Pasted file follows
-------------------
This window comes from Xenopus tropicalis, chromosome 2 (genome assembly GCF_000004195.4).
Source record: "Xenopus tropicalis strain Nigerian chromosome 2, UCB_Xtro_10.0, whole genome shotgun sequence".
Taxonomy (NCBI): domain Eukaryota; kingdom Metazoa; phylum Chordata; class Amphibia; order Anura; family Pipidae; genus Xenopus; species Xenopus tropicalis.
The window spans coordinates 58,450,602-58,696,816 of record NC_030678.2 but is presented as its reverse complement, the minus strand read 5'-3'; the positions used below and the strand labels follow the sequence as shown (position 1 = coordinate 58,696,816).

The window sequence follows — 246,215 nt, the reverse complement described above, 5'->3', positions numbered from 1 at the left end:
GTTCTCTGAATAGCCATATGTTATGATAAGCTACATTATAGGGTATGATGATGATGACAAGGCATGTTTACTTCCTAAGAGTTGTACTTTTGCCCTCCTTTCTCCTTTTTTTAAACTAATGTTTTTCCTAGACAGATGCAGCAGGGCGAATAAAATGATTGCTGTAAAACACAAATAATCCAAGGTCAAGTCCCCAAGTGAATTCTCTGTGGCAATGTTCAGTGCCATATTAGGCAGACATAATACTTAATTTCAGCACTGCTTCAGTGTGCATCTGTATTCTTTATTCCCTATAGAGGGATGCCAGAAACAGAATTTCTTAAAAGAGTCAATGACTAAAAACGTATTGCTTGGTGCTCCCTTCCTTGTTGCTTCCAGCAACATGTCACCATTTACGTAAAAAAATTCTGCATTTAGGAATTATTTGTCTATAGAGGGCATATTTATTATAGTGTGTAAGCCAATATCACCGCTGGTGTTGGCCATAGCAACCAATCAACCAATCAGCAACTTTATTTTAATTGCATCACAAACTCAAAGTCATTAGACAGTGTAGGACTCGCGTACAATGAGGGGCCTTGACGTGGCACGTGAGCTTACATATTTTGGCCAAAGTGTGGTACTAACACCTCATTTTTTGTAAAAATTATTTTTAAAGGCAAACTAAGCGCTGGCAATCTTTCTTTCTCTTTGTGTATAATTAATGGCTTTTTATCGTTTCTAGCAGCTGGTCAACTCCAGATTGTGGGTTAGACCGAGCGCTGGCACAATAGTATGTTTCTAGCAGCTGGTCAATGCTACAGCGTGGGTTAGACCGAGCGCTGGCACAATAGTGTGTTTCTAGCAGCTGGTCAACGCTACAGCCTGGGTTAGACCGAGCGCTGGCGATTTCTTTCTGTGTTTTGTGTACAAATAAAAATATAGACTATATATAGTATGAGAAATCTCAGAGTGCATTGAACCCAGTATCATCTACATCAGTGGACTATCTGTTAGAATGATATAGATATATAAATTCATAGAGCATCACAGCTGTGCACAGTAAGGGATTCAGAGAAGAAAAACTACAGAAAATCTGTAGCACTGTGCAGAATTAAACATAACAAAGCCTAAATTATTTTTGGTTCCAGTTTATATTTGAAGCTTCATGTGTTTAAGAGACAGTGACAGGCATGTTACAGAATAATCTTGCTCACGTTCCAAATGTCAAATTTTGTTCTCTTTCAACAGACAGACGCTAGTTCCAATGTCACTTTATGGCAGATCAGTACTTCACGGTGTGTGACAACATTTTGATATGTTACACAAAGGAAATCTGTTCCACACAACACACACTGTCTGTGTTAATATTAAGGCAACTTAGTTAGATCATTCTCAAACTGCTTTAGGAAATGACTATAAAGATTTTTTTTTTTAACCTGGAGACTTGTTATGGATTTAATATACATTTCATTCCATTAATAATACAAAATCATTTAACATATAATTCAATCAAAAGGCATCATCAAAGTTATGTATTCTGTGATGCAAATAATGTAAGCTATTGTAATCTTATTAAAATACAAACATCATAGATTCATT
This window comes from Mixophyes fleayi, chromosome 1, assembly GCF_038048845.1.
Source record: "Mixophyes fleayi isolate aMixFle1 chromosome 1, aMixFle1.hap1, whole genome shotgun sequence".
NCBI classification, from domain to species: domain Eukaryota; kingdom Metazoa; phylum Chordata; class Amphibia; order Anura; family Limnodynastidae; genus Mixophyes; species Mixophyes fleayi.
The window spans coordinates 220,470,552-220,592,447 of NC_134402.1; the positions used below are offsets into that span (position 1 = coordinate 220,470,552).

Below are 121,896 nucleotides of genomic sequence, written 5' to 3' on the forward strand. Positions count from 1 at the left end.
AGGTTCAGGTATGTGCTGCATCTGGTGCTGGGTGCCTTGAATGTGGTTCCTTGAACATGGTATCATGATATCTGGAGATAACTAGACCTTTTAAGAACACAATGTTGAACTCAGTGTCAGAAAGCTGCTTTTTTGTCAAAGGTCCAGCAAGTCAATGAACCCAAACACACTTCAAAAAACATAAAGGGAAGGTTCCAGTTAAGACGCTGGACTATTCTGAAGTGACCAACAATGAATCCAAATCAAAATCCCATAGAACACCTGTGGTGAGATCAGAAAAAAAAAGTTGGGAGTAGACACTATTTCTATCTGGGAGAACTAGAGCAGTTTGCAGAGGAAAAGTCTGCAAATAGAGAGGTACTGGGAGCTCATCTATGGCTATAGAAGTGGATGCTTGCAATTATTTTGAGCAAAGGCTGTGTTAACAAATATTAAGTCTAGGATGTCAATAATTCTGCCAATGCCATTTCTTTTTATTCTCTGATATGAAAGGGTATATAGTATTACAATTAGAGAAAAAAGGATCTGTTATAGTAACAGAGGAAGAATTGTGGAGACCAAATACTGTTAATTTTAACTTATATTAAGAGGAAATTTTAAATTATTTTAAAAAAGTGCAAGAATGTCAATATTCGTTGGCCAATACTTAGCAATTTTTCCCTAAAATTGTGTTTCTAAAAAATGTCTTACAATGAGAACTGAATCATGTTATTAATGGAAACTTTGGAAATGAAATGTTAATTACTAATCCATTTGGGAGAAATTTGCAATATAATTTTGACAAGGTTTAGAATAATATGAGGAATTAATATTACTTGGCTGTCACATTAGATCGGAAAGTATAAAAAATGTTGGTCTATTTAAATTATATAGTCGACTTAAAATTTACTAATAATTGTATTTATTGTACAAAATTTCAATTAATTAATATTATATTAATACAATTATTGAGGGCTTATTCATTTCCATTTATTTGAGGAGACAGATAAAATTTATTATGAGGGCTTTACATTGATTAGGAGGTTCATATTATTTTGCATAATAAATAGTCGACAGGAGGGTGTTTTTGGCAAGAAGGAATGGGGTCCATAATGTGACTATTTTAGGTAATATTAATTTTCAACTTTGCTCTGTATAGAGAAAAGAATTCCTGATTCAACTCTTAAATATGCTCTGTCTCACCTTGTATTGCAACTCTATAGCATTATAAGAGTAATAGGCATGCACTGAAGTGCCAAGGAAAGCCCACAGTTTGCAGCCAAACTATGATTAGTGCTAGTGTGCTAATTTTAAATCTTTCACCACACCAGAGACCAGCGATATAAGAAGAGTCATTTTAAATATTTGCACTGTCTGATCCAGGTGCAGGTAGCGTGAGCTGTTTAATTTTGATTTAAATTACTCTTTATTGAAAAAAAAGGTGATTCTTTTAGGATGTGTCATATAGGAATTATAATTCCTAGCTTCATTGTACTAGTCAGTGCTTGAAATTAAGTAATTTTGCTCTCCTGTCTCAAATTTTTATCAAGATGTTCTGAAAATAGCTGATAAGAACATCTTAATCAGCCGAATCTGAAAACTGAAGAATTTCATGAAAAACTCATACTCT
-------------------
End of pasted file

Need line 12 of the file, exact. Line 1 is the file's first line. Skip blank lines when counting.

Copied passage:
AGGTTCAGGTATGTGCTGCATCTGGTGCTGGGTGCCTTGAATGTGGTTCCTTGAACATGGTATCATGATATCTGGAGATAACTAGACCTTTTAAGAACACAATGTTGAACTCAGTGTCAGAAAGCTGCTTTTTTGTCAAAGGTCCAGCAAGTCAATGAACCCAAACACACTTCAAAAAACATAAAGGGAAGGTTCCAGTTAAGACGCTGGACTATTCTGAAGTGACCAACAATGAATCCAAATCAAAATCCCATAGAACACCTGTGGTGAGATCAGAAAAAAAAAGTTGGGAGTAGACACTATTTCTATCTGGGAGAACTAGAGCAGTTTGCAGAGGAAAAGTCTGCAAATAGAGAGGTACTGGGAGCTCATCTATGGCTATAGAAGTGGATGCTTGCAATTATTTTGAGCAAAGGCTGTGTTAACAAATATTAAGTCTAGGATGTCAATAATTCTGCCAATGCCATTTCTTTTTATTCTCTGATATGAAAGGGTATATAGTATTACAATTAGAGAAAAAAGGATCTGTTATAGTAACAGAGGAAGAATTGTGGAGACCAAATACTGTTAATTTTAACTTATATTAAGAGGAAATTTTAAATTATTTTAAAAAAGTGCAAGAATGTCAATATTCGTTGGCCAATACTTAGCAATTTTTCCCTAAAATTGTGTTTCTAAAAAATGTCTTACAATGAGAACTGAATCATGTTATTAATGGAAACTTTGGAAATGAAATGTTAATTACTAATCCATTTGGGAGAAATTTGCAATATAATTTTGACAAGGTTTAGAATAATATGAGGAATTAATATTACTTGGCTGTCACATTAGATCGGAAAGTATAAAAAATGTTGGTCTATTTAAATTATATAGTCGACTTAAAATTTACTAATAATTGTATTTATTGTACAAAATTTCAATTAATTAATATTATATTAATACAATTATTGAGGGCTTATTCATTTCCATTTATTTGAGGAGACAGATAAAATTTATTATGAGGGCTTTACATTGATTAGGAGGTTCATATTATTTTGCATAATAAATAGTCGACAGGAGGGTGTTTTTGGCAAGAAGGAATGGGGTCCATAATGTGACTATTTTAGGTAATATTAATTTTCAACTTTGCTCTGTATAGAGAAAAGAATTCCTGATTCAACTCTTAAATATGCTCTGTCTCACCTTGTATTGCAACTCTATAGCATTATAAGAGTAATAGGCATGCACTGAAGTGCCAAGGAAAGCCCACAGTTTGCAGCCAAACTATGATTAGTGCTAGTGTGCTAATTTTAAATCTTTCACCACACCAGAGACCAGCGATATAAGAAGAGTCATTTTAAATATTTGCACTGTCTGATCCAGGTGCAGGTAGCGTGAGCTGTTTAATTTTGATTTAAATTACTCTTTATTGAAAAAAAAGGTGATTCTTTTAGGATGTGTCATATAGGAATTATAATTCCTAGCTTCATTGTACTAGTCAGTGCTTGAAATTAAGTAATTTTGCTCTCCTGTCTCAAATTTTTATCAAGATGTTCTGAAAATAGCTGATAAGAACATCTTAATCAGCCGAATCTGAAAACTGAAGAATTTCATGAAAAACTCATACTCT